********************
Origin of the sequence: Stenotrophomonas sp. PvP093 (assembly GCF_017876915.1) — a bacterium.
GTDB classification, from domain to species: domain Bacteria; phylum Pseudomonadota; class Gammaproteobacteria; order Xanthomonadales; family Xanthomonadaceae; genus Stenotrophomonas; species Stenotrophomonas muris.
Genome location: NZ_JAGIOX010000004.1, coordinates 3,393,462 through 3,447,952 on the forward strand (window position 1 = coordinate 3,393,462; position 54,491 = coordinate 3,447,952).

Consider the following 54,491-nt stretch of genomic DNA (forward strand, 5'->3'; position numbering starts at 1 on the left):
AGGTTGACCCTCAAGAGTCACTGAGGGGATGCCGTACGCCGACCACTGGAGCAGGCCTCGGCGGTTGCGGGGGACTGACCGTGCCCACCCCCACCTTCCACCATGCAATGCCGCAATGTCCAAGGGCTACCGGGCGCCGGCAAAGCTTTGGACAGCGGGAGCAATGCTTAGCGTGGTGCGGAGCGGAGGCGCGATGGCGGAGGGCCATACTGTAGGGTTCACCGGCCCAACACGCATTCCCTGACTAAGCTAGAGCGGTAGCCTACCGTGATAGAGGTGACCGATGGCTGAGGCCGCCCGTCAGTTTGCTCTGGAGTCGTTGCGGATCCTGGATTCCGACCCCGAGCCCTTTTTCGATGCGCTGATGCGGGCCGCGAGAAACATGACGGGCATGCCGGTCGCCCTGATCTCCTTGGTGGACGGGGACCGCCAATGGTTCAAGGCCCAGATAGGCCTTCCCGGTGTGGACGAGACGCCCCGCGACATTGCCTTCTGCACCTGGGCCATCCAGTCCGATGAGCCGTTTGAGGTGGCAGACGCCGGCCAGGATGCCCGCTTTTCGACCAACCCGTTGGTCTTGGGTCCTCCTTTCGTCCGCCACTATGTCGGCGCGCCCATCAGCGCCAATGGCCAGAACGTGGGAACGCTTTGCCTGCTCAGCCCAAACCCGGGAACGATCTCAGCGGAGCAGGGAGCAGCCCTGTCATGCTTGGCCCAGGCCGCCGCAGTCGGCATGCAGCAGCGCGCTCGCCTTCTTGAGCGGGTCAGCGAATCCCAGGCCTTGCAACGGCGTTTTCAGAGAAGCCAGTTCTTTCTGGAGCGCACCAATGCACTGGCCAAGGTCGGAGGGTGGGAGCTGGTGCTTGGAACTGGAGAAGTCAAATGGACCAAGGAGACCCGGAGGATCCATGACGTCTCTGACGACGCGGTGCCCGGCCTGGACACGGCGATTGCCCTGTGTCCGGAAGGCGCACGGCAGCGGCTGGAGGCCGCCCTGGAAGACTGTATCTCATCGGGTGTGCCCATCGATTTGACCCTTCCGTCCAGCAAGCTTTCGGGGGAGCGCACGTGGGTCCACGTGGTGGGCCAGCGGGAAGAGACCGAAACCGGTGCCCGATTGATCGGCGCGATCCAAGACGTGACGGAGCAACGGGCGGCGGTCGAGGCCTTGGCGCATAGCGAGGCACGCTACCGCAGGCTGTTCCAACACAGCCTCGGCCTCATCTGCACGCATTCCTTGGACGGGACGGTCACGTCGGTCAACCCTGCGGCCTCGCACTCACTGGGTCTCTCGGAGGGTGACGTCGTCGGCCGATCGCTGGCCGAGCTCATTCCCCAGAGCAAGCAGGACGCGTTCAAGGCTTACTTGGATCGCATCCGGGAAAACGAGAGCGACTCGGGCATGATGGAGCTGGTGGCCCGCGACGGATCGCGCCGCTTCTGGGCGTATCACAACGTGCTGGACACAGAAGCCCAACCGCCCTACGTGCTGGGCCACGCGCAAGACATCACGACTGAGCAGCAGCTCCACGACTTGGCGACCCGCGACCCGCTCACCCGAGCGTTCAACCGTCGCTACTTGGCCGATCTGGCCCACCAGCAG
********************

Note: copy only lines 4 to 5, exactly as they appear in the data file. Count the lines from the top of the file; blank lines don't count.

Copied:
Consider the following 54,491-nt stretch of genomic DNA (forward strand, 5'->3'; position numbering starts at 1 on the left):
AGGTTGACCCTCAAGAGTCACTGAGGGGATGCCGTACGCCGACCACTGGAGCAGGCCTCGGCGGTTGCGGGGGACTGACCGTGCCCACCCCCACCTTCCACCATGCAATGCCGCAATGTCCAAGGGCTACCGGGCGCCGGCAAAGCTTTGGACAGCGGGAGCAATGCTTAGCGTGGTGCGGAGCGGAGGCGCGATGGCGGAGGGCCATACTGTAGGGTTCACCGGCCCAACACGCATTCCCTGACTAAGCTAGAGCGGTAGCCTACCGTGATAGAGGTGACCGATGGCTGAGGCCGCCCGTCAGTTTGCTCTGGAGTCGTTGCGGATCCTGGATTCCGACCCCGAGCCCTTTTTCGATGCGCTGATGCGGGCCGCGAGAAACATGACGGGCATGCCGGTCGCCCTGATCTCCTTGGTGGACGGGGACCGCCAATGGTTCAAGGCCCAGATAGGCCTTCCCGGTGTGGACGAGACGCCCCGCGACATTGCCTTCTGCACCTGGGCCATCCAGTCCGATGAGCCGTTTGAGGTGGCAGACGCCGGCCAGGATGCCCGCTTTTCGACCAACCCGTTGGTCTTGGGTCCTCCTTTCGTCCGCCACTATGTCGGCGCGCCCATCAGCGCCAATGGCCAGAACGTGGGAACGCTTTGCCTGCTCAGCCCAAACCCGGGAACGATCTCAGCGGAGCAGGGAGCAGCCCTGTCATGCTTGGCCCAGGCCGCCGCAGTCGGCATGCAGCAGCGCGCTCGCCTTCTTGAGCGGGTCAGCGAATCCCAGGCCTTGCAACGGCGTTTTCAGAGAAGCCAGTTCTTTCTGGAGCGCACCAATGCACTGGCCAAGGTCGGAGGGTGGGAGCTGGTGCTTGGAACTGGAGAAGTCAAATGGACCAAGGAGACCCGGAGGATCCATGACGTCTCTGACGACGCGGTGCCCGGCCTGGACACGGCGATTGCCCTGTGTCCGGAAGGCGCACGGCAGCGGCTGGAGGCCGCCCTGGAAGACTGTATCTCATCGGGTGTGCCCATCGATTTGACCCTTCCGTCCAGCAAGCTTTCGGGGGAGCGCACGTGGGTCCACGTGGTGGGCCAGCGGGAAGAGACCGAAACCGGTGCCCGATTGATCGGCGCGATCCAAGACGTGACGGAGCAACGGGCGGCGGTCGAGGCCTTGGCGCATAGCGAGGCACGCTACCGCAGGCTGTTCCAACACAGCCTCGGCCTCATCTGCACGCATTCCTTGGACGGGACGGTCACGTCGGTCAACCCTGCGGCCTCGCACTCACTGGGTCTCTCGGAGGGTGACGTCGTCGGCCGATCGCTGGCCGAGCTCATTCCCCAGAGCAAGCAGGACGCGTTCAAGGCTTACTTGGATCGCATCCGGGAAAACGAGAGCGACTCGGGCATGATGGAGCTGGTGGCCCGCGACGGATCGCGCCGCTTCTGGGCGTATCACAACGTGCTGGACACAGAAGCCCAACCGCCCTACGTGCTGGGCCACGCGCAAGACATCACGACTGAGCAGCAGCTCCACGACTTGGCGACCCGCGACCCGCTCACCCGAGCGTTCAACCGTCGCTACTTGGCCGATCTGGCCCACCAGCAG